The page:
André Soltner, 75, was the chef and proprietor of Manhattan's legendary French restaurant Lutèce for more than three decades. For the past several years, instead of cooking for princes, presidents, critics and glitterati, the Alsace-born chef has spent much of his time mentoring aspiring young cooks at the French Culinary Institute in New York, where he serves as dean of classic studies. During a lunch at L'Ecole in Manhattan, the restaurant of FCI, Soltner dished stories of growing up in wine country and dealing with self-proclaimed connoisseurs—and also took the opportunity to criticize today's celebrity-chef culture.
Wine Spectator: What are your earliest wine memories?
Andre Soltner: My father was a cabinetmaker [in Alsace], and when he sold furniture, he always traded wine as part of the price. When I was little, my father would tell me to bring up a pitcher of Tokay or Sylvaner for dinner, and when I went to the cellar to get the wine, I always had a sip.
WS: Your homeland obviously influenced your cooking. Did it also sway your wine preferences?
AS: To me, Alsace wine is the best wine in the world, which is why we had a big Alsatian cellar at Lutèce. My favorite Alsatian wine is Tokay (Pinot Gris). But I should tell you, I also drink beer.
WS: Tell us a bit about the wine program at Lutèce. Were you in charge of the wine list?
AS: I didn't have a big restaurant, so I was in charge of everything. I was born in Thann [in the Haut-Rhin], it's the steepest hill in Alsace. Zind-Humbrecht has vineyards there, in Rangen. A long time ago—this is before faxes and big distributors—[Leonard Humbrecht] wrote me a letter and said he wanted to sell his wine in America. So I wrote back and said I will help him, but I want Clos St.-Urbain, his wine from Thann, exclusive.
WS: Was it a favorite with your customers?
AS: Some. Whenever President Nixon came to Lutece, he always said, "You choose for me." One day I gave him the Tokay. The next day his secretary called to ask where he could buy the wine. I said he cannot buy it—I have an exclusive—but I can give it to him. So she sent me the chauffeur, and I gave him two cases. After that, when he came with his wife, they would usually order a bottle.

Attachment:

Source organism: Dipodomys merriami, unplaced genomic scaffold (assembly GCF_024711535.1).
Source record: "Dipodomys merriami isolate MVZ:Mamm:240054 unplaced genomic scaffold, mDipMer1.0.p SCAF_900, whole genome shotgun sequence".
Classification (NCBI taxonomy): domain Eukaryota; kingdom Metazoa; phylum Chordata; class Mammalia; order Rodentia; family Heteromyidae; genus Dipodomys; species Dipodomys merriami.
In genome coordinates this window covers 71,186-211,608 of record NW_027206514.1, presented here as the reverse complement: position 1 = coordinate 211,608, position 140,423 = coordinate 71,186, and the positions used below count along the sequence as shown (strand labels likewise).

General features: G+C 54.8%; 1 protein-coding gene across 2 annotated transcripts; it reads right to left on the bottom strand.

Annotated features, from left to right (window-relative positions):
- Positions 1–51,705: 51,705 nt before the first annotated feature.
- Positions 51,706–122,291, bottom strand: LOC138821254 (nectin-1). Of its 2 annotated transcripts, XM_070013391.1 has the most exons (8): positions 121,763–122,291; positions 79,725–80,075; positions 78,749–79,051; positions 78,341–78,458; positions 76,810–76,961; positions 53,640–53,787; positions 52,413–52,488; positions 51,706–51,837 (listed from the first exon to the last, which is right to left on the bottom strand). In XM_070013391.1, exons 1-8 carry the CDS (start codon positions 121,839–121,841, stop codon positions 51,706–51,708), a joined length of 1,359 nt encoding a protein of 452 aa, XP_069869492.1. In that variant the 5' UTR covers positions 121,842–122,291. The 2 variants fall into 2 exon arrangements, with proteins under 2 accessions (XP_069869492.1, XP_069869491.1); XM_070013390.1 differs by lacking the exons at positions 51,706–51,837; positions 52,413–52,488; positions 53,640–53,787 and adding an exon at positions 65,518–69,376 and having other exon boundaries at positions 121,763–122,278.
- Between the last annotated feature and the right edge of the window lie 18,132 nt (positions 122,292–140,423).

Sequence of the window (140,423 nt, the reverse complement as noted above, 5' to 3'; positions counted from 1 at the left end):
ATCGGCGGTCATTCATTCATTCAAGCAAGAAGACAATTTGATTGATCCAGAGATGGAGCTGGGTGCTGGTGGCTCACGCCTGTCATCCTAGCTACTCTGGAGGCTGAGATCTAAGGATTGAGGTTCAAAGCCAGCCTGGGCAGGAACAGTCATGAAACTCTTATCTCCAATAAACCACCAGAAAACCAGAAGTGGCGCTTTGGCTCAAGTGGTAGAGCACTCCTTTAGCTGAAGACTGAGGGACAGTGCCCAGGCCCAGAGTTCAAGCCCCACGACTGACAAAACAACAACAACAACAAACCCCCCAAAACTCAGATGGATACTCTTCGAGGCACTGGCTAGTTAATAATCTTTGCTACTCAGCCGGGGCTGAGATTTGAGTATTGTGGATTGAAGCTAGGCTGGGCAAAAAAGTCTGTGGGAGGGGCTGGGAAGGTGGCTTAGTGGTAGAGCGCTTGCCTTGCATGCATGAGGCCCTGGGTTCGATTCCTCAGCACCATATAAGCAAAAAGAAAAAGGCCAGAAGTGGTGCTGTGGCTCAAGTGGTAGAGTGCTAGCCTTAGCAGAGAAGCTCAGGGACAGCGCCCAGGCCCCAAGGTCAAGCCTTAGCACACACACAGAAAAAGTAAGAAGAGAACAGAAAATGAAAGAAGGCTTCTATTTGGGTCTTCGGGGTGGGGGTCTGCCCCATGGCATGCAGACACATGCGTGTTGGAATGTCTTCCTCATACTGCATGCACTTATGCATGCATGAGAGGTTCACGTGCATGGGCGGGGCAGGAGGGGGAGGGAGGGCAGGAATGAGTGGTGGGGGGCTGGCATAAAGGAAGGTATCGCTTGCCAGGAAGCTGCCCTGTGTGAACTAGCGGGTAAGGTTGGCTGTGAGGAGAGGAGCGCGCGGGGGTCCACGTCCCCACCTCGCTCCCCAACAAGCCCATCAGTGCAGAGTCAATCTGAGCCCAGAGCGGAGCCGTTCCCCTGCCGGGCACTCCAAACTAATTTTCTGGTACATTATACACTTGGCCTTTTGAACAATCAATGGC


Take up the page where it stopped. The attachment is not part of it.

WS: In 34 years, was there a single bottle that stands out in your memory?
AS: I had a case of 1890 Lafite that I bought in 1961. It took me 20 years to sell all 12, and each bottle had a story. When I got to the last bottle, I wanted to keep it on the list, so I priced it at $5,000, and thought, at that time, no one would buy it. But sure enough, someone asked for it.
WS: You spend a great deal of your time working with students. Do you feel that people coming to your school have an accurate understanding of what this profession is about?
AS: It bothers me a little bit when I look at the television. I look at Iron Chef and I say, "My god, where are we going?" There is so much talk about chefs that many of the people see our work like movie stars, which it isn't, except for a few. The television influences people to become a chef, but when they finish school, that's not really what they get. I compare it with bicycling. On the Tour de France, you'll see the first and the second, but you don't see the other 50 behind. If you want to be a success, you have to give the time.
WS: Do you think the wine industry is being glamorized, too?
AS: There are too many people who play wine connoisseur, and that has always been true. To really know wine, it takes a long, long time. And it doesn't come from reading a book. You have to taste it. When I had customers tell me, "The wine is no good," if they couldn't tell me why, I was very sharp with them. I didn't change the bottle right away. If every restaurateur had been like me, maybe we would have better results today.